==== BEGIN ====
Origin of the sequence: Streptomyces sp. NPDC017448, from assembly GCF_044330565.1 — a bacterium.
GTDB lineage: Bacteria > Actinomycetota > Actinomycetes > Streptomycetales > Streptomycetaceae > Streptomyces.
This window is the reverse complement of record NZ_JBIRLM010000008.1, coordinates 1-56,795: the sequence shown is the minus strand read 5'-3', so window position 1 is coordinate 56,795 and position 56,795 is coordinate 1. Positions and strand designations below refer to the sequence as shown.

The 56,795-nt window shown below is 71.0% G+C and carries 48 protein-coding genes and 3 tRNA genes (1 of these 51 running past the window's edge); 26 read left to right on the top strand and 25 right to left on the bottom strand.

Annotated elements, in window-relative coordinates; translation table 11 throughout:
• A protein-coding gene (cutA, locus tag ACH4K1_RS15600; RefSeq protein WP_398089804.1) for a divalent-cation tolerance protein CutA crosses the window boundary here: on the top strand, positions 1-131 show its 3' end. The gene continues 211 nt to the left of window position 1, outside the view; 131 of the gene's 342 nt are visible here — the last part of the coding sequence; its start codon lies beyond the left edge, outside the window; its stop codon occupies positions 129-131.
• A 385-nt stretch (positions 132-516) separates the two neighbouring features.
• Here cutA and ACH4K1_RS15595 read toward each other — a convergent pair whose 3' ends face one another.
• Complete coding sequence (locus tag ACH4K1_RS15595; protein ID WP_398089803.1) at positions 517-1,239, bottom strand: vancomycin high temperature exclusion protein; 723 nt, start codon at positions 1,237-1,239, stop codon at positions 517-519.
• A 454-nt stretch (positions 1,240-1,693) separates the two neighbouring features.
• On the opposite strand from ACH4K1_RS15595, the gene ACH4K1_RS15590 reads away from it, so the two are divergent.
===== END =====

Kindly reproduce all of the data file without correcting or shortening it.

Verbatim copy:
Origin of the sequence: Streptomyces sp. NPDC017448, from assembly GCF_044330565.1 — a bacterium.
GTDB lineage: Bacteria > Actinomycetota > Actinomycetes > Streptomycetales > Streptomycetaceae > Streptomyces.
This window is the reverse complement of record NZ_JBIRLM010000008.1, coordinates 1-56,795: the sequence shown is the minus strand read 5'-3', so window position 1 is coordinate 56,795 and position 56,795 is coordinate 1. Positions and strand designations below refer to the sequence as shown.

The 56,795-nt window shown below is 71.0% G+C and carries 48 protein-coding genes and 3 tRNA genes (1 of these 51 running past the window's edge); 26 read left to right on the top strand and 25 right to left on the bottom strand.

Annotated elements, in window-relative coordinates; translation table 11 throughout:
• A protein-coding gene (cutA, locus tag ACH4K1_RS15600; RefSeq protein WP_398089804.1) for a divalent-cation tolerance protein CutA crosses the window boundary here: on the top strand, positions 1-131 show its 3' end. The gene continues 211 nt to the left of window position 1, outside the view; 131 of the gene's 342 nt are visible here — the last part of the coding sequence; its start codon lies beyond the left edge, outside the window; its stop codon occupies positions 129-131.
• A 385-nt stretch (positions 132-516) separates the two neighbouring features.
• Here cutA and ACH4K1_RS15595 read toward each other — a convergent pair whose 3' ends face one another.
• Complete coding sequence (locus tag ACH4K1_RS15595; protein ID WP_398089803.1) at positions 517-1,239, bottom strand: vancomycin high temperature exclusion protein; 723 nt, start codon at positions 1,237-1,239, stop codon at positions 517-519.
• A 454-nt stretch (positions 1,240-1,693) separates the two neighbouring features.
• On the opposite strand from ACH4K1_RS15595, the gene ACH4K1_RS15590 reads away from it, so the two are divergent.